Rooftops are often underutilized spaces that most owners overlook. But a really good (and unorthodox) way to revamp your otherwise drab rooftop is to start a sky garden.
A sky garden is exactly what it sounds like: a garden in the sky (AKA your roof). But it’s more than that. Having a sky garden says that you are dignified, sophisticated, and worldly.
But how do you go about creating one?
How to Start a Chicago Rooftop Garden
Because most people rent or own an apartment in a shared building, the first step should be to check with the landlord or building superintendent about attaining roof rights, or to ask what roof access you are granted as a tenant.
Attaining roof rights in Chicago (if needed), as well as many other metropolitan areas, can be an expensive and cumbersome process. Most of the time you will have to petition your idea for a rooftop garden to the building’s board or council, and then you must receive at least 75% approval before you can obtain rights and begin construction. Working with an experienced rooftop landscape architect can save you a lot of time and money.
Once rights have been secured, it is important in this step to get in contact with a contractor or the building engineer to assess the condition of the roof and help establish a list of necessary finances. If you decide to tackle this project solo, you alone will bear the burden of all insurance costs, maintenance fees, materials and other expenses.
These expenses can add up to be more than a pretty penny, so some homeowners may look to share the cost with another tenant in the building who is interested in the project as well.
After your finances are in order, the next step is to develop a plan. There are several things you must consider before rushing off to the nearest home and garden store, such as the layout of your garden, how many garden beds you’d like to have, whether or not you’d like raised containers, what kinds of produce and plants you intend to grow, etc.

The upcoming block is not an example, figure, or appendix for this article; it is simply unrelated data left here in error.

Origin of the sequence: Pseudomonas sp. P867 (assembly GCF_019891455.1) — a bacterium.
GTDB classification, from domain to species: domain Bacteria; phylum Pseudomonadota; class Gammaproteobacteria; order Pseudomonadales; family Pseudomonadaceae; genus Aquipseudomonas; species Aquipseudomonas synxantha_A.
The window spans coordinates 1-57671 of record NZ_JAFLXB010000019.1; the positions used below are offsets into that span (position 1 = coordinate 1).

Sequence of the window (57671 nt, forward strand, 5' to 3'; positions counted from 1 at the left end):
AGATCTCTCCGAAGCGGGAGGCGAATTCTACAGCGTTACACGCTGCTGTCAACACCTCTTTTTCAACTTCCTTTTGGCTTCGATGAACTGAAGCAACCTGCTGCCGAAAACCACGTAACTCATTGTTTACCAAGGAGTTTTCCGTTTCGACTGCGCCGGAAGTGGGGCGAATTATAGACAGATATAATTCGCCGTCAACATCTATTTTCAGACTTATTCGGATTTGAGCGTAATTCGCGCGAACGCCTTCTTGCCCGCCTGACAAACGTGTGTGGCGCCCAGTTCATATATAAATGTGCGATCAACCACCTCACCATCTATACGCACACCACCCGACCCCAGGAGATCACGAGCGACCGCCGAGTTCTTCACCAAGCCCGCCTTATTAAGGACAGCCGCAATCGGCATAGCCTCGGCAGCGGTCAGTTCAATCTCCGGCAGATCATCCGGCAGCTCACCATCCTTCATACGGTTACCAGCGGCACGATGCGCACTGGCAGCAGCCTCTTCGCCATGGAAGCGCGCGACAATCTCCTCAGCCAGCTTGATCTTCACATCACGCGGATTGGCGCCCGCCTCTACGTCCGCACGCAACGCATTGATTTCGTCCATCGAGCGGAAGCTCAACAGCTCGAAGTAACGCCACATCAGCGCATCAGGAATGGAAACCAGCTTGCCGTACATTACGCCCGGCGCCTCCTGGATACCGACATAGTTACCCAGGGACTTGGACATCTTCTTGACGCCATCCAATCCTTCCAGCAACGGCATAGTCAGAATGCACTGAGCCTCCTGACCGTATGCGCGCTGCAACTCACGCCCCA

It is important that you opt for sturdy materials, such as large half-barrel planters, which are unlikely to dry out or topple over under windy conditions, and raised garden beds that are at least 10-inches deep, to allow for proper root growth. In addition, you must also find a water supply. Especially during the summer time, garden beds must be watered frequently. If desired, automatic watering systems can be installed to alleviate the constant lugging of watering cans up to the roof and back.
What Kind of Plants Can You Grow in Chicago?
By now, a question you have in mind is “What kind of plants will prosper in the Chicago area?”
For those who are unaware, most of Illinois has a hardiness level of 5. Hardiness refers to a plant’s ability to tolerate certain temperatures. Zone 5 plants must be able to survive winters where temperatures are as low as -10 to -15 °F.
Most zone 5 gardeners wait until early to mid-May to plant vegetable and annual beds, both of which do very well so long as they’re not hit by late frost while young.
Plants that do well in this area include perennials like Echinacea, Phlox, Lillies, Poppies and Salvia. Most of these flowers are vibrant purples and pinks and will bring a lively, exuberant feel, and pleasant smell, to your rooftop.
If produce is more your style, carrots, beats, tomatoes, chives, parsnips, and spinach, among others, do well in zone 5 areas. Garlic, thyme, and sage would also fair well in the Chicago area.
The list of plants and vegetables is long. A quick Google search will yield more possibilities for your garden, so it’s worth checking out for more ideas.
While this may all seem daunting for most homeowners, hiring an experienced rooftop architectural design company can cut down the uncertainties and maximize your time and budget.